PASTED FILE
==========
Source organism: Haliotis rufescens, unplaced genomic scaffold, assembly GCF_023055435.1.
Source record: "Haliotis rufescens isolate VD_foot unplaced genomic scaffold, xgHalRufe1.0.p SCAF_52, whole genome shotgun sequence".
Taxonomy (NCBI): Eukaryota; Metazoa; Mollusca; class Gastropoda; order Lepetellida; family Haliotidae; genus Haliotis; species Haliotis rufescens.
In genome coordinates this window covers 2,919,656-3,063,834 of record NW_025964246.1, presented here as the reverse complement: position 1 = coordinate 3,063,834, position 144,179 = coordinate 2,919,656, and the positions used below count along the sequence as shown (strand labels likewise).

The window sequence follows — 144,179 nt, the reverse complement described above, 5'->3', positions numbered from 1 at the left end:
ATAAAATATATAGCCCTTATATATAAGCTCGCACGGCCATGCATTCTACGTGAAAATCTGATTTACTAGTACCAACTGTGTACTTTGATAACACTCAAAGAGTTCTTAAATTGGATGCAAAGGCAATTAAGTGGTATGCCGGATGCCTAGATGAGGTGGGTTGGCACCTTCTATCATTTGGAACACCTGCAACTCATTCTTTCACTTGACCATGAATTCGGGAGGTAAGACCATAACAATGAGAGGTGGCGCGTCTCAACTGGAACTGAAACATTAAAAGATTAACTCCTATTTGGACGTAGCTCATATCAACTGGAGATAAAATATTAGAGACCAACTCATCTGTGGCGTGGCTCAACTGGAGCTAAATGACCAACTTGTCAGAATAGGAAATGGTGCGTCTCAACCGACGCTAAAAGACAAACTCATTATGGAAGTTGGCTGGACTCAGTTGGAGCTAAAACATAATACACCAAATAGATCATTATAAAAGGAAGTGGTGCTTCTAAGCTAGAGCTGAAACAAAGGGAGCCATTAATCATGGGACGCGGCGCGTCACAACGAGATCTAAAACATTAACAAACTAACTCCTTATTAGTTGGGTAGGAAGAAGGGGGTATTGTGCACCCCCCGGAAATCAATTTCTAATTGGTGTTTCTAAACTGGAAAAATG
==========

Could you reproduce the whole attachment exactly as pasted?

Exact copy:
Source organism: Haliotis rufescens, unplaced genomic scaffold, assembly GCF_023055435.1.
Source record: "Haliotis rufescens isolate VD_foot unplaced genomic scaffold, xgHalRufe1.0.p SCAF_52, whole genome shotgun sequence".
Taxonomy (NCBI): Eukaryota; Metazoa; Mollusca; class Gastropoda; order Lepetellida; family Haliotidae; genus Haliotis; species Haliotis rufescens.
In genome coordinates this window covers 2,919,656-3,063,834 of record NW_025964246.1, presented here as the reverse complement: position 1 = coordinate 3,063,834, position 144,179 = coordinate 2,919,656, and the positions used below count along the sequence as shown (strand labels likewise).

The window sequence follows — 144,179 nt, the reverse complement described above, 5'->3', positions numbered from 1 at the left end:
ATAAAATATATAGCCCTTATATATAAGCTCGCACGGCCATGCATTCTACGTGAAAATCTGATTTACTAGTACCAACTGTGTACTTTGATAACACTCAAAGAGTTCTTAAATTGGATGCAAAGGCAATTAAGTGGTATGCCGGATGCCTAGATGAGGTGGGTTGGCACCTTCTATCATTTGGAACACCTGCAACTCATTCTTTCACTTGACCATGAATTCGGGAGGTAAGACCATAACAATGAGAGGTGGCGCGTCTCAACTGGAACTGAAACATTAAAAGATTAACTCCTATTTGGACGTAGCTCATATCAACTGGAGATAAAATATTAGAGACCAACTCATCTGTGGCGTGGCTCAACTGGAGCTAAATGACCAACTTGTCAGAATAGGAAATGGTGCGTCTCAACCGACGCTAAAAGACAAACTCATTATGGAAGTTGGCTGGACTCAGTTGGAGCTAAAACATAATACACCAAATAGATCATTATAAAAGGAAGTGGTGCTTCTAAGCTAGAGCTGAAACAAAGGGAGCCATTAATCATGGGACGCGGCGCGTCACAACGAGATCTAAAACATTAACAAACTAACTCCTTATTAGTTGGGTAGGAAGAAGGGGGTATTGTGCACCCCCCGGAAATCAATTTCTAATTGGTGTTTCTAAACTGGAAAAATG